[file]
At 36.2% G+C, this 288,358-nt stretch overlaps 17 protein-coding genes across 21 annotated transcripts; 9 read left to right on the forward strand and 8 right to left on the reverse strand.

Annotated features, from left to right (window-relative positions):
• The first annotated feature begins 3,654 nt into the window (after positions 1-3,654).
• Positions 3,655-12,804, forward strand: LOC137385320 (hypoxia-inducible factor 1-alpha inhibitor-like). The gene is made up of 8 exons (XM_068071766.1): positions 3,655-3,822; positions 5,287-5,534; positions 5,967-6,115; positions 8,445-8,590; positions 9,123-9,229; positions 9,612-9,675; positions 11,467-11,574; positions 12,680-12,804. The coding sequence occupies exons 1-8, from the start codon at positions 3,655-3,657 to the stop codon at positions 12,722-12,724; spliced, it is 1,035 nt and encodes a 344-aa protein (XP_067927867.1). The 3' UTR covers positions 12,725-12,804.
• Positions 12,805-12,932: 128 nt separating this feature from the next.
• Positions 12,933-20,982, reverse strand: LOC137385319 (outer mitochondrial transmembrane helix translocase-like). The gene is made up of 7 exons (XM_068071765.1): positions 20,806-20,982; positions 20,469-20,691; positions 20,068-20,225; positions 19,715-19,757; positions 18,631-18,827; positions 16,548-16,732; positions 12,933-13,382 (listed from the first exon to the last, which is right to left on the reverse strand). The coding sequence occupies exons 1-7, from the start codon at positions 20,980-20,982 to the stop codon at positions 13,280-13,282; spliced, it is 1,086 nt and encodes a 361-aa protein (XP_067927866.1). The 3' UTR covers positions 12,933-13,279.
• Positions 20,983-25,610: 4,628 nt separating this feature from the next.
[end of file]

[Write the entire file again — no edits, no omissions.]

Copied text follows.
At 36.2% G+C, this 288,358-nt stretch overlaps 17 protein-coding genes across 21 annotated transcripts; 9 read left to right on the forward strand and 8 right to left on the reverse strand.

Annotated features, from left to right (window-relative positions):
• The first annotated feature begins 3,654 nt into the window (after positions 1-3,654).
• Positions 3,655-12,804, forward strand: LOC137385320 (hypoxia-inducible factor 1-alpha inhibitor-like). The gene is made up of 8 exons (XM_068071766.1): positions 3,655-3,822; positions 5,287-5,534; positions 5,967-6,115; positions 8,445-8,590; positions 9,123-9,229; positions 9,612-9,675; positions 11,467-11,574; positions 12,680-12,804. The coding sequence occupies exons 1-8, from the start codon at positions 3,655-3,657 to the stop codon at positions 12,722-12,724; spliced, it is 1,035 nt and encodes a 344-aa protein (XP_067927867.1). The 3' UTR covers positions 12,725-12,804.
• Positions 12,805-12,932: 128 nt separating this feature from the next.
• Positions 12,933-20,982, reverse strand: LOC137385319 (outer mitochondrial transmembrane helix translocase-like). The gene is made up of 7 exons (XM_068071765.1): positions 20,806-20,982; positions 20,469-20,691; positions 20,068-20,225; positions 19,715-19,757; positions 18,631-18,827; positions 16,548-16,732; positions 12,933-13,382 (listed from the first exon to the last, which is right to left on the reverse strand). The coding sequence occupies exons 1-7, from the start codon at positions 20,980-20,982 to the stop codon at positions 13,280-13,282; spliced, it is 1,086 nt and encodes a 361-aa protein (XP_067927866.1). The 3' UTR covers positions 12,933-13,279.
• Positions 20,983-25,610: 4,628 nt separating this feature from the next.